Super Tuesday is Often a Bottom in the Stock Market

Super Tuesday could lead investors to panic about who the presidential nominee will be, according to NBC News.

The day, when about a dozen states will hold presidential primaries, brings out the true herd mentality of the investor base.

Stock performances tend to drop and then rebound, but only if there's a clear front-runner — not necessarily a winner. Investors opt to sit on the sidelines instead of buying, and they look to uncertainty and party bickering as a danger point for stocks.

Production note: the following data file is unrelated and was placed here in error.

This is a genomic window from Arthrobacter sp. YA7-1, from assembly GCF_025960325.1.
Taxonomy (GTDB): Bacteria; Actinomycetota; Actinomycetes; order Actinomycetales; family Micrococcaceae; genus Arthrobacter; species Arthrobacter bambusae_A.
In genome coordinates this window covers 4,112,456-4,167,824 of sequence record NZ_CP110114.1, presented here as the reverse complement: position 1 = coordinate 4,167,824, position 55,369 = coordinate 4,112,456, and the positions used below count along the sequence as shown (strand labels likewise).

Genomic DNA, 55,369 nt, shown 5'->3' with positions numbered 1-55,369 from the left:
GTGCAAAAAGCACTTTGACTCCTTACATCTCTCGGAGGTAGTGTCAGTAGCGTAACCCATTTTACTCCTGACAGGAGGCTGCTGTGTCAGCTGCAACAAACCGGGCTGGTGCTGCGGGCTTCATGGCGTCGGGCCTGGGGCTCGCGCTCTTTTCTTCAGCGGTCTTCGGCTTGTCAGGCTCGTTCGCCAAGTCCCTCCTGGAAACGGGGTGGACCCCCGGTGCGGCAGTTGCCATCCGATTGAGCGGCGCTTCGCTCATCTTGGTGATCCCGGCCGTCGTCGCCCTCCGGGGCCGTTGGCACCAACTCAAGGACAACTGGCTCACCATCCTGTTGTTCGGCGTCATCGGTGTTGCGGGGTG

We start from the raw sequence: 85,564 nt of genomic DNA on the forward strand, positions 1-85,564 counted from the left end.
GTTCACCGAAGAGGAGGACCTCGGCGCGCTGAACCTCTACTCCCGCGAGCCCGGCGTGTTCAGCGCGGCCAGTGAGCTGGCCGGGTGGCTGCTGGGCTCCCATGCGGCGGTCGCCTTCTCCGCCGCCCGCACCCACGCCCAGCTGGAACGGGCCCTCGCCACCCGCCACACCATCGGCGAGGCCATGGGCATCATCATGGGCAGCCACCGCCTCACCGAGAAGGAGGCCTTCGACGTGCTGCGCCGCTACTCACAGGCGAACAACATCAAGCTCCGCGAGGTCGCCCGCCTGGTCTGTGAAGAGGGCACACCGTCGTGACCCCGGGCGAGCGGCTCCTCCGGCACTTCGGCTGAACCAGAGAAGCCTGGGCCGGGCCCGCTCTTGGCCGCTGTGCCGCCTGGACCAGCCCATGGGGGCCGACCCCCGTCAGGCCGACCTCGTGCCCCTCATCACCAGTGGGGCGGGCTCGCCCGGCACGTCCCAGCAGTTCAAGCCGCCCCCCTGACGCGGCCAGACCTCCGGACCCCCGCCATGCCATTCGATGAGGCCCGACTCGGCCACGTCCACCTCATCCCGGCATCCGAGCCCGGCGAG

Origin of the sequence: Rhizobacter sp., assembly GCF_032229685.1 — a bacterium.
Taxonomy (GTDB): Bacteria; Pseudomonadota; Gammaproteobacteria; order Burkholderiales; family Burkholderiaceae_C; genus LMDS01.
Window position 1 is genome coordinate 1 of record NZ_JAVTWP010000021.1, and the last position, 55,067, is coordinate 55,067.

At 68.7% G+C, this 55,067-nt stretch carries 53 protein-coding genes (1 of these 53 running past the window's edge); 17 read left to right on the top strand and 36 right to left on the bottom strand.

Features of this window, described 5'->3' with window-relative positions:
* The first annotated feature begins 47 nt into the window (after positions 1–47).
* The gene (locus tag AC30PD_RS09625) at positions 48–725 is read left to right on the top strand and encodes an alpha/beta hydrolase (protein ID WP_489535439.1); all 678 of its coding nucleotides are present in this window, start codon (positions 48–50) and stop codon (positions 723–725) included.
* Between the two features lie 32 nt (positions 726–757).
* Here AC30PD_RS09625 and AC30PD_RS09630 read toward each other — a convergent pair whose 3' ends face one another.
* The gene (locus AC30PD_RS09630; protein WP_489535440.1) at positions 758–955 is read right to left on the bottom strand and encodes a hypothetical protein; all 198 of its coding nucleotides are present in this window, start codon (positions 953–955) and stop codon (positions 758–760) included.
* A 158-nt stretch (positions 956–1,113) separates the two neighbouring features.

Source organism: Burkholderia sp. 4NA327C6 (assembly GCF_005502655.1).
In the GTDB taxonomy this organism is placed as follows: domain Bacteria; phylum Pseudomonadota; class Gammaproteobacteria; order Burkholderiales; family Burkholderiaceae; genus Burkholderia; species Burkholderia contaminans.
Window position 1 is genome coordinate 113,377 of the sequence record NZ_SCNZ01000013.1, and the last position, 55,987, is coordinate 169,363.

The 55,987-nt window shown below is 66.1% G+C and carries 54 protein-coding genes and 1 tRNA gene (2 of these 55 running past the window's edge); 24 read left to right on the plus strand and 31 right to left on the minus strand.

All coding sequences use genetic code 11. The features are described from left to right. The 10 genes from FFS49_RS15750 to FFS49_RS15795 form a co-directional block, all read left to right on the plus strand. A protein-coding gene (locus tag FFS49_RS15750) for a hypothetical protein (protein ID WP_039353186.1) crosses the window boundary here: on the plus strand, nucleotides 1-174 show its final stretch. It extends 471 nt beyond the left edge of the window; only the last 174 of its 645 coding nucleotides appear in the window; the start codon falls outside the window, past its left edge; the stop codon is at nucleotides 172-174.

In 1996, the S&P 500 dropped 2.9 percent the week before Super Tuesday. Stocks jumped 2.3 percent the next week after Bob Dole swept the contests. In 2012, the index dropped 2 percent before Super Tuesday, but markets rose 4 percent the week after Mitt Romney won.

This year, Republicans aren’t close to securing a nominee, but Clinton may be able to secure the Democratic nomination if she performs strongly on Super Tuesday. 
 

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